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Eric Krapf
Eric Krapf is the Program Co-Chair of the Enterprise Connect events, helping to set program content and direction for the...
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Eric Krapf | January 28, 2013 |

 
   

Milking UC Myths?

Milking UC Myths? What does UC really stand for (and what will UC customers stand for)?

What does UC really stand for (and what will UC customers stand for)?

It's still possible to hear or read people debating over the definition of UC, but I just reviewed a presentation for a webinar we're doing this Thursday, wherein there's a recasting of the acronym itself: "UC," it claims, may stand for "Utter Confusion," and when you add that second "C" to make it "UC&C," the acronym could become "Utter Confusion and Chaos."

They've got a point. UC has always been multi-faceted, leaving vendors and enterprises to their own devices (so to speak) when it comes to figuring out what it all adds up to in their particular case.

The slide explicating this new UC meaning also includes some very nice pictures of cows (get it?), but the more interesting pictures come later in the presentation, when some statistics are presented that offer a really interesting new take on where UC is headed.

One of our presenters, Michael Finneran, is going to discuss some fresh data from Webtorials on the state of the UC market. Here's one interesting chart, showing what enterprises take into account when selecting a UC vendor:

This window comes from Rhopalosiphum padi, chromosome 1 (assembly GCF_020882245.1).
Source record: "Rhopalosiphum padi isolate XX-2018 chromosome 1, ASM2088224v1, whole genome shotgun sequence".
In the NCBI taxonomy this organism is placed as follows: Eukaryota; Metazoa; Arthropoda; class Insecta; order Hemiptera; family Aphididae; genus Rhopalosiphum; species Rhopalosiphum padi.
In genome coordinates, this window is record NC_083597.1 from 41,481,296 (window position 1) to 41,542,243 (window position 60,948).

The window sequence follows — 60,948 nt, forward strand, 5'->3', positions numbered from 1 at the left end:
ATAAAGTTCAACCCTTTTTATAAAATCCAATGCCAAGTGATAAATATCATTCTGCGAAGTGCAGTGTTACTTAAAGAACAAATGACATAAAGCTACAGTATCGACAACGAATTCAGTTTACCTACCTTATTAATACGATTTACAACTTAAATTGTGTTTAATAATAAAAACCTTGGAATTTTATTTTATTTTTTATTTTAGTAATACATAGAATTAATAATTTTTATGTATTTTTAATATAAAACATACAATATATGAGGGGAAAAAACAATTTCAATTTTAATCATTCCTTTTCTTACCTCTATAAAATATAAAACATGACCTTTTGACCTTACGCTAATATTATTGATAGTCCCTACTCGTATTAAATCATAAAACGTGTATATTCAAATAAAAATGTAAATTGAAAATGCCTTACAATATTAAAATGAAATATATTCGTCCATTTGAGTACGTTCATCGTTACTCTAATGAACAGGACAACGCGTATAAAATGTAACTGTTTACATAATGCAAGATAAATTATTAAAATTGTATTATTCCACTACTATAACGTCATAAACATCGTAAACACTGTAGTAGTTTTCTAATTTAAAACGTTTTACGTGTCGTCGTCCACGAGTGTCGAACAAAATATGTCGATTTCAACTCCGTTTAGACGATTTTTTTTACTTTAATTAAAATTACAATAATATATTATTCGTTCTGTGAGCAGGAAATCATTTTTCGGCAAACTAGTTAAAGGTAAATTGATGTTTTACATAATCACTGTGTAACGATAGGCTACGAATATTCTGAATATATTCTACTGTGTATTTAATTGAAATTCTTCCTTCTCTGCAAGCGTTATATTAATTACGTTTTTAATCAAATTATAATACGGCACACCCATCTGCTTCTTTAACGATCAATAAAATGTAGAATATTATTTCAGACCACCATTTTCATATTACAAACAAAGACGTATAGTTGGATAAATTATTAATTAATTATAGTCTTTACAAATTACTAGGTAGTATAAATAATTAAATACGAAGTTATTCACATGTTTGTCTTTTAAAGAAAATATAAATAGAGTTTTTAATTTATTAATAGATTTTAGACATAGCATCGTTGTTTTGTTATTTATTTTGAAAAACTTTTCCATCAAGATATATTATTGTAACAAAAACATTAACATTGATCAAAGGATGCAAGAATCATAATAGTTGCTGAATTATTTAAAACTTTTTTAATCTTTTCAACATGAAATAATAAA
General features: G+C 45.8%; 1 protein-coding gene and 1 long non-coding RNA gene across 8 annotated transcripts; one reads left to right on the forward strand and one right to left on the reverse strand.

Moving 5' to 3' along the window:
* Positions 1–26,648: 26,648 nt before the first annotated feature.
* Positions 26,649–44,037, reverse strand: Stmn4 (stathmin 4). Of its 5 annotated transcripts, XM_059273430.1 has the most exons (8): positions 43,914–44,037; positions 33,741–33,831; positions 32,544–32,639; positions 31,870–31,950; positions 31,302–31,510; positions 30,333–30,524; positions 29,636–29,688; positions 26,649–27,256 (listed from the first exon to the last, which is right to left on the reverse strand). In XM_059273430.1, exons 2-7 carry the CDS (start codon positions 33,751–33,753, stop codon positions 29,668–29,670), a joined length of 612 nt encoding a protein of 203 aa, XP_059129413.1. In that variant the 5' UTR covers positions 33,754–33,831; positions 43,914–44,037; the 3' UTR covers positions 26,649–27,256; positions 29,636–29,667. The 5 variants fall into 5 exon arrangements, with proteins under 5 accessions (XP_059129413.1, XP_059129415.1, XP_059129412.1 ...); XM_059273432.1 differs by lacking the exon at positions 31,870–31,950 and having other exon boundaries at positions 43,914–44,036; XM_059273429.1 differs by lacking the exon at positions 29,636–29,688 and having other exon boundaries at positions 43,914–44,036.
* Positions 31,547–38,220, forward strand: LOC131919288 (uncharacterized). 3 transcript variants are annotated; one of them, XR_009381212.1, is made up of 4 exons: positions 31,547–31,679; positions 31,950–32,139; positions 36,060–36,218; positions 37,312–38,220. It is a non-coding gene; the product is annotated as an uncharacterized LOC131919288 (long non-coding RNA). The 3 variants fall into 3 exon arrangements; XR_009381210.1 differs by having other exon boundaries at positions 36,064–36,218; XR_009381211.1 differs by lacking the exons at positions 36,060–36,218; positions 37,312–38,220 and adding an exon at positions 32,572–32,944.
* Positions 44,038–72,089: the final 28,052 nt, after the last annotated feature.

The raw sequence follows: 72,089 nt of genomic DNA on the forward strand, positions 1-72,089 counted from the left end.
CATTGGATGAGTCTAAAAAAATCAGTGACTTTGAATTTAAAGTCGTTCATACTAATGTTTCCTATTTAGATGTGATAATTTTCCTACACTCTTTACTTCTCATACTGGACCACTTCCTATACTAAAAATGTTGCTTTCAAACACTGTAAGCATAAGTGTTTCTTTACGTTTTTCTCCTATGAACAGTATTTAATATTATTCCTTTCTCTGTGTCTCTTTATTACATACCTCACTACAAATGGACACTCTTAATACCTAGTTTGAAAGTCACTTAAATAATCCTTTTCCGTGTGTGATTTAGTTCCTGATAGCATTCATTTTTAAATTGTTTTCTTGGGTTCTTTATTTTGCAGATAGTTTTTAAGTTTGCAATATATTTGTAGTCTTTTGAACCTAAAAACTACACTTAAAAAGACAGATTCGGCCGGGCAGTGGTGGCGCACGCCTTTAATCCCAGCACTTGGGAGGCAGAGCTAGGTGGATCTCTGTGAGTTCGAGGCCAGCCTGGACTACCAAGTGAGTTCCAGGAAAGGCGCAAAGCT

I'll be interested to hear Michael's take on this chart in Thursday's Webinar; what jumps out at me is that almost half the enterprises cited desktop video conferencing as a driving force in their UC decision. Respondents could give multiple answers, so video didn't have to be the biggest consideration. But the fact that it's up there for so many enterprises, and ranks ahead of things like IM/presence, softphones, and all other forms of conferencing, is telling.

My sense is that those other. lower-ranking UC components are more or less commoditized, or in the case of IM/presence, are really seen as just part of other core systems like your email (for which "unified messaging" seems to be a proxy in this chart).

Video, on the other hand, is still unsettled, at least at the desktop. It's not clear whether the client should be tied to your UC system (as with Microsoft Lync); or more of a standalone-type of system associated with your room infrastructure (Polycom). So it makes sense to me that video is a decision point where there's still something to actually decide.

And of course topping the list is still the good ol' Enterprise Voice system--though it's really pretty striking to me that just over half the folks see this as a decision factor for UC these days. Either people are completely decoupling the idea of "UC" from enterprise voice; or enterprise voice really is losing its dominant place in the communications world.

There's a lot more in this slide deck, and I'm expecting this webinar to offer a really compelling discussion. Finneran and I are going to be joined on the session by Hardy Myers, the always-provocative CEO of AVST. The session takes place this Thursday, January 31, 2 PM Eastern/11 AM Pacific time; it's titled, "UC Myth Busters: Is Everyone Talking about the Wrong Thing?" and you can register for it here.

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